Its not all fun being part of the US millennial generation (those born between 1980 – 2000). They number 80 million, about the same as the BabyBoomer generation. But as the New York Times notes:
- “The millennial generation has less wealth and more debt than other generations did at the same age, thanks to student loans and the lingering effects of the deep recession
- “Though millennials are hailed as the first generation of “digital natives,” the over-40 (and 50 and 60) sets have become pretty adept when it comes to smartphones and other devices”
In addition, the millennials are much more racially mixed than the older generation as Census Bureau data shows for the 15-34 age group.
- Only 58% identified themselves as White, compared to 78% of the Boomers generation at this age
- 21% were Hispanics (versus 7% of the Boomer generation); 6% were Asian (2% of the Boomer generation); whilst the proportion of Blacks was stable at 14% in both generations
- Immigration is a key reason for the increase in Hispanic numbers: 15% of millennials aged 20 – 34 were born in a foreign country, double the figure for the Boomer generation
This increase in racial diversity matters in terms of employment, and hence spending power. Bureau of Labor Statistics data shows that in Q1, only 3% of Asians and 5% of Whites were unemployed in the 25 – 34 age group, compared to 7% of Hispanics and 12% of Blacks. Equally important is that median earnings for Blacks are around 20% less than for Whites/Asians, and 25% less for Hispanics.
Importantly also, in terms of potential housing demand, nearly a third of all 18-34 year olds were still living with parents in 2014, up from just over a quarter in mid-2000.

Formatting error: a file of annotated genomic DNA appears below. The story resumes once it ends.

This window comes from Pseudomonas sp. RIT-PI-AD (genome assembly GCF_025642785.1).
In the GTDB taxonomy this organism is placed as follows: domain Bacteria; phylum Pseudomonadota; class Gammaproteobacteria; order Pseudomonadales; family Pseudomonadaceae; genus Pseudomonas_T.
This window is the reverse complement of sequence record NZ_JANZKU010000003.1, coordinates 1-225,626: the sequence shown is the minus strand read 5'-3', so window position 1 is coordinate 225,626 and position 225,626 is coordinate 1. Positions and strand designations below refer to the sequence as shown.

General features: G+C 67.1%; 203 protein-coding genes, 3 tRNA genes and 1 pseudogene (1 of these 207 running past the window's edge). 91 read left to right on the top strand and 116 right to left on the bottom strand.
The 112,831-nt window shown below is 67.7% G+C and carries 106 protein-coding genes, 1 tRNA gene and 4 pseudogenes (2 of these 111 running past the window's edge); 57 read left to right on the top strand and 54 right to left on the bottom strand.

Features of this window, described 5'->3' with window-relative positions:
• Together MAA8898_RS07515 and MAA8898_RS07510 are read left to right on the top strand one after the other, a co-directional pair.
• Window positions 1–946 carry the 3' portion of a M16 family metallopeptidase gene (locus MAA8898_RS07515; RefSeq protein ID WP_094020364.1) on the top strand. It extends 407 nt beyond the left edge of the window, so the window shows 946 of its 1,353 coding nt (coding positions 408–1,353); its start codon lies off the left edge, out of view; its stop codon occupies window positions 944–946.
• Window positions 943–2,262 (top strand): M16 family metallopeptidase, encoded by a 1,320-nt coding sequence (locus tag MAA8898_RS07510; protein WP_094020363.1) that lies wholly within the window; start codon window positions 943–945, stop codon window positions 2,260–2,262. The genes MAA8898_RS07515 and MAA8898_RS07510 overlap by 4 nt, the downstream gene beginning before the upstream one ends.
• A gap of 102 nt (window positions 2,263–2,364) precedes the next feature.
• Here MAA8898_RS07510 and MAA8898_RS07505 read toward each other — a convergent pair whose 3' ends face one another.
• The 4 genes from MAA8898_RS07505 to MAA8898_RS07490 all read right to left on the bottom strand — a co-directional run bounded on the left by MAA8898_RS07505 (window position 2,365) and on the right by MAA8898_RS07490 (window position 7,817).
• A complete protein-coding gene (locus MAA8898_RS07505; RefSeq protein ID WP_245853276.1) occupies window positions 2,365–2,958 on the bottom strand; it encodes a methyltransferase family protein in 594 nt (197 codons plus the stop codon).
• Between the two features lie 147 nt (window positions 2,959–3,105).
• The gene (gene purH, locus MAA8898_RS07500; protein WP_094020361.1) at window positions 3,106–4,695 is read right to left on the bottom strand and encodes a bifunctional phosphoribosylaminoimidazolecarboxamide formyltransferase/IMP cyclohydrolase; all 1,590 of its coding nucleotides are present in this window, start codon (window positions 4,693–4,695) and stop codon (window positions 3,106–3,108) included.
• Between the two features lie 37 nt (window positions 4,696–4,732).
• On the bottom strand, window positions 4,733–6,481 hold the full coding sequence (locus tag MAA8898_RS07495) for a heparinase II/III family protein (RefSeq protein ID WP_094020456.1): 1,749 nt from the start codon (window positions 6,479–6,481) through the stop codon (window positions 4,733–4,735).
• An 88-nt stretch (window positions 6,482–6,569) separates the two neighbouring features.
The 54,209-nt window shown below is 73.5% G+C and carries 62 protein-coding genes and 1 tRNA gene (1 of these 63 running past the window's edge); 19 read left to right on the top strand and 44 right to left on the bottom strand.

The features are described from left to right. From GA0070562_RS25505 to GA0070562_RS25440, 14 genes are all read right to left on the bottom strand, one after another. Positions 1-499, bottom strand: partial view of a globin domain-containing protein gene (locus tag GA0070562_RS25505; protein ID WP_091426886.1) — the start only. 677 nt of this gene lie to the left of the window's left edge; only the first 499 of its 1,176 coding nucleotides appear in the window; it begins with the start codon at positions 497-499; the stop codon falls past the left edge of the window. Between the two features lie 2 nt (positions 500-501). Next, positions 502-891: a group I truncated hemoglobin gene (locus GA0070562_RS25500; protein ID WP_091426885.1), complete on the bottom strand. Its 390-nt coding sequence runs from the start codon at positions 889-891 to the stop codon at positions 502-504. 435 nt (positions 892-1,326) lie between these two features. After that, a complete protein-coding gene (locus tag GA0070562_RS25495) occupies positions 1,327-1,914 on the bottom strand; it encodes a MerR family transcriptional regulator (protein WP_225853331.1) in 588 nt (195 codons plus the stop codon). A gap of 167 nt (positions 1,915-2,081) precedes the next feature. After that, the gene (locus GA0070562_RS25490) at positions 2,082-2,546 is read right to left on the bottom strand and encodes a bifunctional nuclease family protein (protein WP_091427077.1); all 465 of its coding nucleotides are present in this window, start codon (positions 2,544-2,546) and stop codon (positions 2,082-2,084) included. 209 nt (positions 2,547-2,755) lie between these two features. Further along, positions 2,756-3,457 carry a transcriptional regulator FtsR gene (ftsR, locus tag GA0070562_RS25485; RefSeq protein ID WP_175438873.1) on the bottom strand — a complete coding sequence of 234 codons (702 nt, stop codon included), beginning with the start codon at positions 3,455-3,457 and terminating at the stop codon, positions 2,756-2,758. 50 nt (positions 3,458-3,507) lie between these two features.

DEMOGRAPHIC CHANGE HAS ECONOMIC IMPACT
These changes matter in terms of demand for basic chemical products, as the chart above of chlorine and caustic soda production from the American Chemistry Council (ACC) confirms.
The problem is that the higher-spending Boomer generation has been followed by lower-spending Millennials.
Volumes for both chlorine and caustic soda have thus drifted steadily lower over the past 20 years. Current volumes are actually lower than the lowest levels seen before 2008. And chlorine demand into PVC has been badly hit by the collapse of housing starts which are now less than half the peak levels seen in the early 2000s.
This has not been good news for producers, who had assumed there would be a major recovery in the US economy. They have also been disappointed by demand in export markets, as latest data from Global Trade Information Services shows:
- Average US export prices fell 22% in January – April versus 2013 to $168/tonne, whilst volume was unchanged at 1.6m tonnes. Overall volume was only maintained via a 40% cut in prices to just $126/t to Australia
- PVC markets (the main vehicle for chlorine exports) were even more difficult, with volume down 20% over the period and average selling prices down 15%
The second chart, based on Chlorine Institute data confirms the result of these trends in terms of capacity utilisation. Rates so far in 2015 have been in steady decline with 2015 averaging just 81% versus 83% in 2014 and 86% in 2013.
Similarly, the ACC report total chlorine volume is down 3% versus 2014, and caustic volume is down 4.8%.
Thus developments in the chloralkali industry highlight the critical importance of focusing on demand-related issues, rather than assuming that lower feedstock costs will automatically lead to success.